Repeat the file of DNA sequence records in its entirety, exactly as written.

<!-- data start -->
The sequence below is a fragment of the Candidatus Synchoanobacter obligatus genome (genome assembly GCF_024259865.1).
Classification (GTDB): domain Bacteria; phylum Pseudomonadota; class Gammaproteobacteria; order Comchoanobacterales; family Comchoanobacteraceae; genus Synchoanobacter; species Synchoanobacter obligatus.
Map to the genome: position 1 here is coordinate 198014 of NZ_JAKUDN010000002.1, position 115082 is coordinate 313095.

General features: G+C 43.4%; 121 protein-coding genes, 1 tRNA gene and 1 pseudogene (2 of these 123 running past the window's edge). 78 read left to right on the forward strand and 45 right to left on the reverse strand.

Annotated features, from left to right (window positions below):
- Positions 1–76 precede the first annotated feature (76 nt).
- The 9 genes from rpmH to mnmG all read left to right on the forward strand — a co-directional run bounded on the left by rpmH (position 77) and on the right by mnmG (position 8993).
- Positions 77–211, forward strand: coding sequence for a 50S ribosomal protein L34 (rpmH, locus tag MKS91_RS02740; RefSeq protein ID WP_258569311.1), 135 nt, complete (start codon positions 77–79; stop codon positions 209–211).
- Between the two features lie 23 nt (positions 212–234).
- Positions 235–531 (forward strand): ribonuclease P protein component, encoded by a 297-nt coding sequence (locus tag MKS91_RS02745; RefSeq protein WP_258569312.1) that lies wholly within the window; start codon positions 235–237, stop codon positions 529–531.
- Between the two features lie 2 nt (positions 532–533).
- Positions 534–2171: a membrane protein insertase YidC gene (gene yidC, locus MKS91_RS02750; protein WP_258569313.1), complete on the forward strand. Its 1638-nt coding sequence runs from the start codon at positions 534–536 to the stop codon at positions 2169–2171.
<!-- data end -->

The sequence below is a fragment of the Candidatus Synchoanobacter obligatus genome (genome assembly GCF_024259865.1).
Classification (GTDB): domain Bacteria; phylum Pseudomonadota; class Gammaproteobacteria; order Comchoanobacterales; family Comchoanobacteraceae; genus Synchoanobacter; species Synchoanobacter obligatus.
Map to the genome: position 1 here is coordinate 198014 of NZ_JAKUDN010000002.1, position 115082 is coordinate 313095.

General features: G+C 43.4%; 121 protein-coding genes, 1 tRNA gene and 1 pseudogene (2 of these 123 running past the window's edge). 78 read left to right on the forward strand and 45 right to left on the reverse strand.

Annotated features, from left to right (window positions below):
- Positions 1–76 precede the first annotated feature (76 nt).
- The 9 genes from rpmH to mnmG all read left to right on the forward strand — a co-directional run bounded on the left by rpmH (position 77) and on the right by mnmG (position 8993).
- Positions 77–211, forward strand: coding sequence for a 50S ribosomal protein L34 (rpmH, locus tag MKS91_RS02740; RefSeq protein ID WP_258569311.1), 135 nt, complete (start codon positions 77–79; stop codon positions 209–211).
- Between the two features lie 23 nt (positions 212–234).
- Positions 235–531 (forward strand): ribonuclease P protein component, encoded by a 297-nt coding sequence (locus tag MKS91_RS02745; RefSeq protein WP_258569312.1) that lies wholly within the window; start codon positions 235–237, stop codon positions 529–531.
- Between the two features lie 2 nt (positions 532–533).
- Positions 534–2171: a membrane protein insertase YidC gene (gene yidC, locus MKS91_RS02750; protein WP_258569313.1), complete on the forward strand. Its 1638-nt coding sequence runs from the start codon at positions 534–536 to the stop codon at positions 2169–2171.